Small refrigerator compressors in the US generally all have exactly the same design and I am trying to understand their starting mechanism better. How exactly does it work?

What I generally understand is that the motor is a squirrel cage motor which has two sets of windings in a "star delta" configuration. On the outside of the motor is a small black box with a two holes that connect to two pins coming out of the compressor called the "positive temperature coefficient relay". One pin is the hot for the "star" windings and the other is for the "delta" windings. When the compressor starts the PTC directs house current to the first pin very briefly, then due to the wire getting hot, quickly switches over the current over to the other pin (the "run" pin). Is this basically correct?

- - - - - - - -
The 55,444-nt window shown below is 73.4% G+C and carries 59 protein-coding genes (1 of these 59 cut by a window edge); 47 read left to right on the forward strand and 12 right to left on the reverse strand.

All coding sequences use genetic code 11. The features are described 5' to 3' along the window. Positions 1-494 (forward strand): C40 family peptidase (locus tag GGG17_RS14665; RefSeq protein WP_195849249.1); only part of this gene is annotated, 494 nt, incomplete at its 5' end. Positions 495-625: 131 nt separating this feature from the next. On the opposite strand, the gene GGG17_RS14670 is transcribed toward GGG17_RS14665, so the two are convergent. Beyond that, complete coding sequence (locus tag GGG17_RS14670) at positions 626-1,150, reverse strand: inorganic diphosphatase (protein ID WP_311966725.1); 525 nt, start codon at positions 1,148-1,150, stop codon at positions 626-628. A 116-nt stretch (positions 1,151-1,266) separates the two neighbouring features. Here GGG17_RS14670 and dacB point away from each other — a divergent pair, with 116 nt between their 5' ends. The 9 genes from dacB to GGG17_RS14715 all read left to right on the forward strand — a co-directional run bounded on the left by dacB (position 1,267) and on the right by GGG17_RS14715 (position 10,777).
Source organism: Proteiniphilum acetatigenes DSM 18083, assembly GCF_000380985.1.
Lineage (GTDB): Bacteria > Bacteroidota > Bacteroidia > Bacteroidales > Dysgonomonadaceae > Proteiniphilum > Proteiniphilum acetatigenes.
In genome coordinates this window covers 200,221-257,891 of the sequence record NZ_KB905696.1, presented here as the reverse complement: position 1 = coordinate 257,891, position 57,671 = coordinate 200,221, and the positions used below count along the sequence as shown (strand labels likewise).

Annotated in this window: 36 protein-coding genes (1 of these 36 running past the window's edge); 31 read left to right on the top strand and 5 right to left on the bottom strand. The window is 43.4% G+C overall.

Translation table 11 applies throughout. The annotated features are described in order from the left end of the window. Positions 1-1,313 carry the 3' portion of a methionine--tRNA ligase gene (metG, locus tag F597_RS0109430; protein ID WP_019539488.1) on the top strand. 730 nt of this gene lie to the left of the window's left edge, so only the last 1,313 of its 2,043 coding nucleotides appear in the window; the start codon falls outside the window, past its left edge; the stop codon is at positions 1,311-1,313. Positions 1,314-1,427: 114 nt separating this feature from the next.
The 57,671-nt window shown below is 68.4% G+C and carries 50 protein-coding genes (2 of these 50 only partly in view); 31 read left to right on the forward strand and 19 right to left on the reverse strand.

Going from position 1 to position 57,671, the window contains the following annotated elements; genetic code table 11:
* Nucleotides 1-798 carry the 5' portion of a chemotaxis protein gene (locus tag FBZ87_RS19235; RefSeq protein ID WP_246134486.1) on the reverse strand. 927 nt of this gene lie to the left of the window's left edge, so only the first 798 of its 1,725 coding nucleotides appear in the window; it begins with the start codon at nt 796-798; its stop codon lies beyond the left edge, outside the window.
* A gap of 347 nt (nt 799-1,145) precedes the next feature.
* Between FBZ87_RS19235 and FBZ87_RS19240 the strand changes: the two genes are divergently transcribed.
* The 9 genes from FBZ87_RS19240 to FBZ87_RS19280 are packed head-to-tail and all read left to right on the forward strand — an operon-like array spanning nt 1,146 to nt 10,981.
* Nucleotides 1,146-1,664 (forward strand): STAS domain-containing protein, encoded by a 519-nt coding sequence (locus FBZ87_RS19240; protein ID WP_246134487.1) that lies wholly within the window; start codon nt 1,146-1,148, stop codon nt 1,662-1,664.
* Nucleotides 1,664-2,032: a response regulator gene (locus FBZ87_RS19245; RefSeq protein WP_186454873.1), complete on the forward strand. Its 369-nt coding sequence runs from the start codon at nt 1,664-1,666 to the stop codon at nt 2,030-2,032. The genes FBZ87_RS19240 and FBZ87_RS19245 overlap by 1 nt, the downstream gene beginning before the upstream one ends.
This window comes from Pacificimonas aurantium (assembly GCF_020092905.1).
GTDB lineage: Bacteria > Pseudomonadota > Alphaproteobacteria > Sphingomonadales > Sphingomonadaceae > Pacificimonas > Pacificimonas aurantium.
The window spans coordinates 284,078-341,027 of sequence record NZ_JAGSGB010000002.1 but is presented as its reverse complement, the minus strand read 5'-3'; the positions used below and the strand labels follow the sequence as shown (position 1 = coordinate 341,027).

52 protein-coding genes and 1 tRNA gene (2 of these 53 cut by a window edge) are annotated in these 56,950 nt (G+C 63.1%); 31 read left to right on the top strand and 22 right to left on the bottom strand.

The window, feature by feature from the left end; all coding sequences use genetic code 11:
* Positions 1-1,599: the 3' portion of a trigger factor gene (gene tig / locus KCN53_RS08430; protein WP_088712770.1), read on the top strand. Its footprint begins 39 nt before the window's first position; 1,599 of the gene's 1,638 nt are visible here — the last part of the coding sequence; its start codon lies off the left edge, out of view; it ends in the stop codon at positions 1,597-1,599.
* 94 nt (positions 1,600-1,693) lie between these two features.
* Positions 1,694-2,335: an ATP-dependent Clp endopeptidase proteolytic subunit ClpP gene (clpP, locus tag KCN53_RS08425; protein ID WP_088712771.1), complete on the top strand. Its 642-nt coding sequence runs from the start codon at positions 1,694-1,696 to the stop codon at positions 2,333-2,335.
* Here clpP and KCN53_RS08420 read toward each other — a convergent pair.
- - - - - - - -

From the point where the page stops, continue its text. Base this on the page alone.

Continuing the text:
If so, my main question is what kind of star delta motor is being used? I believe there are 5 different types: Normal, Enhanced, Combined, Partially Wound, and Uninterrupted.

Since there are two sets of windings in star delta motor, that would seem to increase the weight of the motor a lot, but makes it cheap to start it, since you only need a very cheap, small relay to do it. Is that the tradeoff being made from a design perspective? I assume that in operation only the run windings are used, so the start windings essentially are dead weight at that point, is that right?

  • $\begingroup$ There is only one set of windings in a star delta motor. They are connected as a star when starting to reduce the initial current, and switched to a delta connection when running. The reasons for replacing a mechanical switch assembled from several components and with moving parts (i.e. a relay) by a solid state electronic device are "cheaper, smaller, and more reliable". $\endgroup$ – alephzero Mar 19 '17 at 1:10

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